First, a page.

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The Signalling

This is the area that really interests me. I was fortunate in being able as part of my job on BR to work a number of manual signal boxes. I took photos both of Allhallows box, which was a non­standard SR design, lengthened in 1932 with a Stevens frame with 20 levers, and of Stoke Junction box, a Stevens box and Tyers frame with 21 levers.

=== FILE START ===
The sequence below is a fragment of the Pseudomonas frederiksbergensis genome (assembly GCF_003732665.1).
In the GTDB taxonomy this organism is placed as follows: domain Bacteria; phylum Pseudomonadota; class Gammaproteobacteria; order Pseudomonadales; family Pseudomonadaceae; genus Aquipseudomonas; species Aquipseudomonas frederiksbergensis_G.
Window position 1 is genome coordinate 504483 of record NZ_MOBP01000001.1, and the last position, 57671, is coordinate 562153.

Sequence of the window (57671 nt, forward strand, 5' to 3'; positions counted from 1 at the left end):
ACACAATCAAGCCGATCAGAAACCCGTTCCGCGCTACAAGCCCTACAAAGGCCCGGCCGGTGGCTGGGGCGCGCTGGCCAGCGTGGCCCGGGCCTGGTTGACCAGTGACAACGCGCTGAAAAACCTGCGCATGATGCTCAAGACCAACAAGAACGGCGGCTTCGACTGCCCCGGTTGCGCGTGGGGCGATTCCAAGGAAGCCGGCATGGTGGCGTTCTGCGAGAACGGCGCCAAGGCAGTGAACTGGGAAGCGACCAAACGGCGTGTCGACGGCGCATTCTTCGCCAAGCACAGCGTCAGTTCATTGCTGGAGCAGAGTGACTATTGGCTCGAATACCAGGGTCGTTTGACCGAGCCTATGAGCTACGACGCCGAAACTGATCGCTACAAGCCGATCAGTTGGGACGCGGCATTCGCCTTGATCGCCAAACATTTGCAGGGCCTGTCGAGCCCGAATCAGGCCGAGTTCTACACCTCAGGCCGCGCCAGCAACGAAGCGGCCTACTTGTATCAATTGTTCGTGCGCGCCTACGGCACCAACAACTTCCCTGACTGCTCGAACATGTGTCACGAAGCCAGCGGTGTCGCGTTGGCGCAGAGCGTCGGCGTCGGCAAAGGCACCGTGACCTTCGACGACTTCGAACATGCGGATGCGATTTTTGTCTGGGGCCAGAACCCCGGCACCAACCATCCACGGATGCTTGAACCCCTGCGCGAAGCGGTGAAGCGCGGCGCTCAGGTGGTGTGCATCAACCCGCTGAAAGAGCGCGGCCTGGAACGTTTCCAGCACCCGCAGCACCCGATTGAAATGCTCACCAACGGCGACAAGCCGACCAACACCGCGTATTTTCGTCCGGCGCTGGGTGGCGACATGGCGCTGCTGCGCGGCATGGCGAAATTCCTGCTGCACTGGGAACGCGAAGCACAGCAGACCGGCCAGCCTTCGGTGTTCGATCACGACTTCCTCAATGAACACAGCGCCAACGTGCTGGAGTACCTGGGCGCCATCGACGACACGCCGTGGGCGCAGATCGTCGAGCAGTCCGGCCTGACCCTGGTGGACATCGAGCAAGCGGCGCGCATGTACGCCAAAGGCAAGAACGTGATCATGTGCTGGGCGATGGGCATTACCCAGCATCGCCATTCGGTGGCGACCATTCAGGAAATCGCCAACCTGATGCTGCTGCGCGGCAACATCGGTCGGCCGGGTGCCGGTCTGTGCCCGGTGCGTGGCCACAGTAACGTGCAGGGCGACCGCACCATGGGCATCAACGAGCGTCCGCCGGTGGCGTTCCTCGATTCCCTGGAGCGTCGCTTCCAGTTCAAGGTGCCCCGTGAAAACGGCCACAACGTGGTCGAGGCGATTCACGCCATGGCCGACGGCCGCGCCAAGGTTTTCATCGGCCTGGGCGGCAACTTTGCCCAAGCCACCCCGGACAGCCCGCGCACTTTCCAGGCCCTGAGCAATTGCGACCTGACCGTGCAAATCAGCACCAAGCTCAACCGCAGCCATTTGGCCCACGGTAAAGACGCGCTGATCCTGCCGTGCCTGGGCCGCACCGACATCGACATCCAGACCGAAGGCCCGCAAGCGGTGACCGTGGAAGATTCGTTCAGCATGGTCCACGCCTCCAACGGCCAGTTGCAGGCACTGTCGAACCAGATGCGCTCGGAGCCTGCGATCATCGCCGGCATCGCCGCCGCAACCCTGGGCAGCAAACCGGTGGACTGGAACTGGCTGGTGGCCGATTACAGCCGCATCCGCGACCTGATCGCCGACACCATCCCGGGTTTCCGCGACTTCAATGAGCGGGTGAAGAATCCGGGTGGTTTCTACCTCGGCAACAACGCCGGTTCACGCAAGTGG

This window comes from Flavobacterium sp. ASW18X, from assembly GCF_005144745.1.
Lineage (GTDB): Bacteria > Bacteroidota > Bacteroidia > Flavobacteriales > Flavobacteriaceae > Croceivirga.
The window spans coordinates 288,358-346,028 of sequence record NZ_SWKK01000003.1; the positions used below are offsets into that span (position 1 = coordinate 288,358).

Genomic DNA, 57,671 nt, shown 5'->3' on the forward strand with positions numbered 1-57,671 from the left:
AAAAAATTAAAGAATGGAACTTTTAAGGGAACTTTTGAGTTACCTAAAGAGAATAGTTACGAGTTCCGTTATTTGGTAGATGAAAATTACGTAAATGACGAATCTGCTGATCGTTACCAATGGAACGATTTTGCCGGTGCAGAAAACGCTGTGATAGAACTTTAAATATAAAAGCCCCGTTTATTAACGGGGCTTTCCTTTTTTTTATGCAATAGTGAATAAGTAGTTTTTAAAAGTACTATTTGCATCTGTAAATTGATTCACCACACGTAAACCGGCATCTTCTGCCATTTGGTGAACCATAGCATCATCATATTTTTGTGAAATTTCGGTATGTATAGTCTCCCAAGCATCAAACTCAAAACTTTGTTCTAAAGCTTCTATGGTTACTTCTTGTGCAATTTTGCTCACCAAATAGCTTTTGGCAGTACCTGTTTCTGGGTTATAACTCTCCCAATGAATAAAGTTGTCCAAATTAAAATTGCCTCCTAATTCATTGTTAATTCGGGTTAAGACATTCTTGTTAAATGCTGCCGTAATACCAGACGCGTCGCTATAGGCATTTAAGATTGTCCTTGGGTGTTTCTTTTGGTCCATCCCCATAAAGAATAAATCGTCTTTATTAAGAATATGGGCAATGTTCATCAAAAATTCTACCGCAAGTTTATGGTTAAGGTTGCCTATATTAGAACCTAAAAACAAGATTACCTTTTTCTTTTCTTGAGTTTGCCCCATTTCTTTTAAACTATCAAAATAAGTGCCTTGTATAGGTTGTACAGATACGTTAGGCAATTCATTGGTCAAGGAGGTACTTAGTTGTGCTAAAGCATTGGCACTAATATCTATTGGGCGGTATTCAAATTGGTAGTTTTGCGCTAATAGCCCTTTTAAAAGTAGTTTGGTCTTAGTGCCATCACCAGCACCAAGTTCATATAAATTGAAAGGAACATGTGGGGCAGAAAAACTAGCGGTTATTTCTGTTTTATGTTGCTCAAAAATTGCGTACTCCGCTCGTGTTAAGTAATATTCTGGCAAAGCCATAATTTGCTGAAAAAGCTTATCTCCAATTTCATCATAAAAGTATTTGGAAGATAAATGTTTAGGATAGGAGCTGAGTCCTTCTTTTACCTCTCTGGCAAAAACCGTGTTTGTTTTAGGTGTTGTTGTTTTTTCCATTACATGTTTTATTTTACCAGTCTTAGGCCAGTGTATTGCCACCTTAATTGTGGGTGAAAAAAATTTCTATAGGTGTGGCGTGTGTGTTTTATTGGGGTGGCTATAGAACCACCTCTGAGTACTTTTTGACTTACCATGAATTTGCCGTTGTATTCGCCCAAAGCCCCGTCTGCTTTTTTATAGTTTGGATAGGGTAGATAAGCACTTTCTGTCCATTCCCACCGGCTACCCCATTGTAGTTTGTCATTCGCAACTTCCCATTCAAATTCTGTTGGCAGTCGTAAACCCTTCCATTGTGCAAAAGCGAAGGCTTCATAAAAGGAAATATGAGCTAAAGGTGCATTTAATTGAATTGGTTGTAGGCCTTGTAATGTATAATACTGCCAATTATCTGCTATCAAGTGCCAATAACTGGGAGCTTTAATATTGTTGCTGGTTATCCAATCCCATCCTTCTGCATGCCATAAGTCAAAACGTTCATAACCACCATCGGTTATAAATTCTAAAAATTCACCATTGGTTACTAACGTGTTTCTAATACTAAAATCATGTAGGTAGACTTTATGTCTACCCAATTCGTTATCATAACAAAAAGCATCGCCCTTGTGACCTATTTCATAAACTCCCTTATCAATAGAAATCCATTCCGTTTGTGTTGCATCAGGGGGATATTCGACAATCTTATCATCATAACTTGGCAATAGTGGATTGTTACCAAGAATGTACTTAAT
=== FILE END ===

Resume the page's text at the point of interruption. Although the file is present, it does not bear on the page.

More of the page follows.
The signal that started the project of was the four-arm balanced bracket signal at Allhallows. There is a superb picture of it on page 58 of Alan Postlethwaite’s book Odd Corners of the South­ern (Sutton Publishing). The signals all operate; those at Allhallows are rail-built, as are the Stoke Junction ones on the branch. Five ground signals (three at Allhallows and two at Stoke Junction) also work. One of the ground signals at Allhal­lows is a yellow one, giving access to the turnta­ble when horizontal and onto the up line when pulled off. I operate the signals with Tortoise point motors, which give a nice, slow movement. These point motors are actuated from lever frames, one for Allhallows and one for Stoke Junction. The lever frames are fully interlocked with slides and tappets. They come as a kit from Modratec. You download free software called Sigscribe from their website and work out your own interlocking. What I did was copy the BR plan and interlocking, and then send it to them. After this they send you the kit back, There is a lot of work to do, as the kit is basically all the necessary bits of brass, levers springs etc, But the end result is brilliant, a work­ing lever frame with full interlocking. I then oper­ate the signal motors using switches that the slide bars actuate when pulled.